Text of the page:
God is good and His goodness includes the attitude of being generous towards others, speaking of a person who is happy to do more than is legally required. In light of this it speaks of far more than practical generosity or doing a favour for someone. It is not so much the “I have to do this for someone,” but more the, “I want to do this for someone for no other reason than love.” An example of this sort of love can be found in the true story of Maximillian Kolbe who took the position of a condemned prisoner (Franciszek Gajowniczek) in Auschwitz. In a place where human life was regarded as valueless at best, Kolbe died in the place of a family man who survived Auschwitz and lived until he was ninety-one.
In Jesus God does not come to us with an ‘I have to do something good for this rebel who deserves condemnation” but with “I offer the greatest good possible to those who are my enemy – I offer myself.” The goodness of God is therefore the attitude of being loving and generous towards others and doing much more than is legally required. This is clearly revealed in the words and actions of Jesus; in His life, death and resurrection.
The Lord is good
The goodness of God – His love and generosity without compromise to His holiness, is clearly seen in Jesus eating with tax collectors and marginalised people. He is the One who wept with Mary and Martha, washed the disciple’s feet and after His resurrection made a meal by the shores of Galilee, whilst helping Peter see what forgiveness and love was about, all over again. During His ministry Jesus continuously spoke of the love of the Father, speaking of Him as a father who clothed the prodigal (Luke 15:20f) and being like a ruler who personally goes out in the heat of the day to help people (Matt 20). Throughout His ministry Jesus engaged with the unlovely, seeking to transform broken lives and bring them back into life – aligned with and benefitting from covenant living. This then is why scripture says, “Taste and see that the Lord is good; blessed is the man who takes refuge in him” Ps 34:8. God has drawn near enough for us to experience the goodness of His presence.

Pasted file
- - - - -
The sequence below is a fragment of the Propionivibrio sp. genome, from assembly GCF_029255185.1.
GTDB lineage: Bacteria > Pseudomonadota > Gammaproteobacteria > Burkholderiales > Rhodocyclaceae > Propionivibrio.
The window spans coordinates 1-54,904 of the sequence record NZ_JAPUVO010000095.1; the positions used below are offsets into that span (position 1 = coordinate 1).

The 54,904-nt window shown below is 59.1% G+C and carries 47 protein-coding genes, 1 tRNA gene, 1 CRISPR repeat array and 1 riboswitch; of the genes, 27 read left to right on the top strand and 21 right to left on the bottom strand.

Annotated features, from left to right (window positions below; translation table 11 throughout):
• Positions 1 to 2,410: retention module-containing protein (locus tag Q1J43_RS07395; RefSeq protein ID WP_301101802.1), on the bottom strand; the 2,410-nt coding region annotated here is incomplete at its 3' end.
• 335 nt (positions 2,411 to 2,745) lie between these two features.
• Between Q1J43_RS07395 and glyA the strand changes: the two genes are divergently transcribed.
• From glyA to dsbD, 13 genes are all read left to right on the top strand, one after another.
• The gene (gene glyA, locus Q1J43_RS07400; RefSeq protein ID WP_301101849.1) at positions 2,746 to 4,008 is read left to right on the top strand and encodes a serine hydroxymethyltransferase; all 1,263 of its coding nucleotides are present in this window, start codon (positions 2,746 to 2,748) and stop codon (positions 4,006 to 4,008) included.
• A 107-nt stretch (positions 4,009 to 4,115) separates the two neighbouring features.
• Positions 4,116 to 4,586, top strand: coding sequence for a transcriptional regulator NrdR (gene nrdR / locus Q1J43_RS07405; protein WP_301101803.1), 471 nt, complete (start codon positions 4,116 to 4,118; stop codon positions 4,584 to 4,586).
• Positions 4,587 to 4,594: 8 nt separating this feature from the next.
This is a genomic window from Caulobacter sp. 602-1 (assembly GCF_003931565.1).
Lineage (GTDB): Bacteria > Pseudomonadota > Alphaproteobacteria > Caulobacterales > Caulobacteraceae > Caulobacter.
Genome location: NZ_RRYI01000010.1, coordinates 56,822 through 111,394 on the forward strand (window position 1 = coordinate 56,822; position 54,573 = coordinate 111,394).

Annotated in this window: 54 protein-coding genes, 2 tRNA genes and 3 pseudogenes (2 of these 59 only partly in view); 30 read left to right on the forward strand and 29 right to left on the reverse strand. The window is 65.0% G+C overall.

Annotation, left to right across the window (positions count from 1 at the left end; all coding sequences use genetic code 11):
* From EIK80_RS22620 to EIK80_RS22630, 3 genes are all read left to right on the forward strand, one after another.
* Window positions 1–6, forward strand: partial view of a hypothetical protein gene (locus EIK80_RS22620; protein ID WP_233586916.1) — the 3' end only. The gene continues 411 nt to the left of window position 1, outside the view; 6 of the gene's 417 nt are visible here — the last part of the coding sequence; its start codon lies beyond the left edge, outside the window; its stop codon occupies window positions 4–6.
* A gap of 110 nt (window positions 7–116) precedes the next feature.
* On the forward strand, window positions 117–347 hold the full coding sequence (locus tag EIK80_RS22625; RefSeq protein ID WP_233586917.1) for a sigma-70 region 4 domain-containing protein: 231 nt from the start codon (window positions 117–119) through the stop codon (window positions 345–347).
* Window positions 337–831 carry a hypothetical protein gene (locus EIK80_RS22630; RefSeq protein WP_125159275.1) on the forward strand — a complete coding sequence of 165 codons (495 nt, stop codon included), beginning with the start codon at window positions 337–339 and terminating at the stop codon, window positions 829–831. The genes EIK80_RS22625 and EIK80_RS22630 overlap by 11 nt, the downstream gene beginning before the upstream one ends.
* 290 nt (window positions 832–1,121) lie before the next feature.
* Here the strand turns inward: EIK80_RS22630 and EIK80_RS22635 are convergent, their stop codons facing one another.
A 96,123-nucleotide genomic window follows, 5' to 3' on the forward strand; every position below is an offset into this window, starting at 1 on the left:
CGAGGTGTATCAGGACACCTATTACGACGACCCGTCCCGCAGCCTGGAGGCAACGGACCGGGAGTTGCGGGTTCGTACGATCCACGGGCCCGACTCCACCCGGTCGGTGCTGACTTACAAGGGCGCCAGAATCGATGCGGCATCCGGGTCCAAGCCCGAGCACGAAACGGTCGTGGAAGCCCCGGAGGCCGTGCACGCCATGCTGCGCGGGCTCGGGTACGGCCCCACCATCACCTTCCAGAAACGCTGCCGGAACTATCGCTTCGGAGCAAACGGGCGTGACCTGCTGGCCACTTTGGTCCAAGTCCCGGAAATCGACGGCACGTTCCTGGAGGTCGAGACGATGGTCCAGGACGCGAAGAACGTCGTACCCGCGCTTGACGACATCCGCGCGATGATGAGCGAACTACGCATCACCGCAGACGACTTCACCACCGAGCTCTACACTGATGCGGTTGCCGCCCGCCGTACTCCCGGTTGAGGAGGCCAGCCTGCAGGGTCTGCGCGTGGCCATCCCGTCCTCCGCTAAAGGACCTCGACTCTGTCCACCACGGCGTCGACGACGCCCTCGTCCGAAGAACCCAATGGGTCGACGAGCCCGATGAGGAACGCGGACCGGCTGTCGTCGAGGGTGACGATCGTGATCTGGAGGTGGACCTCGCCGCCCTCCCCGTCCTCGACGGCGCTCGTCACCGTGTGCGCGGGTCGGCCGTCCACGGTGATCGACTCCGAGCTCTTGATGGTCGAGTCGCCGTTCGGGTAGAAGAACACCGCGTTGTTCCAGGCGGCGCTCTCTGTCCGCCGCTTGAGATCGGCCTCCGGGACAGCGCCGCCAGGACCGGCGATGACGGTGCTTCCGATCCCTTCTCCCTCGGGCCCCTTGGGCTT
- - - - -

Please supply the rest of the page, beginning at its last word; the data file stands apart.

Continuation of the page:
In His words and actions Jesus showed us what covenant living – good living – is all about. It is about a deep abiding relationship with God the Father and a reliance on the presence, leading and empowerment of the Holy Spirit.
The gospel is good news because it reveals a person who desires nothing but good for us and clearly shows us that this person wants to be a Father to us. The gospel is good news because it clearly shows us that we are not, nor ever have been, expected to ‘go-it-alone.’ We have a heavenly Father; the “I will never leave you nor forsake you” One who became our Father though the life, death and resurrection of Jesus. So the good news is that I don’t have to get caught up with trying to prove myself to Him or to earn His approval. I am accepted – totally accepted – through the work of His Son Jesus the Shepherd King.
Putting all things together we see that, scripturally speaking, the word ‘good’ speaks of functioning properly, of living the right way in covenant blessing with our heavenly Father. He is the only One who really knows how all things work together – He knows all about our lives and what has gone wrong – the ‘not good’ of the fall.
God is the One who knows exactly how everything should really work together in harmony. He knows all about the world we live in and all about our hearts and minds which so often plague us with wrong thoughts. He knows what we should really be like – and exactly how everything should fit together in both our hearts and minds and the world around us. In light of this we begin to see what love and justice is about. Love and justice is about the restoration of a relationship with the God who seeks to bring all things back into harmony through kingdom rule and reign – the rule and reign of sacrificial love.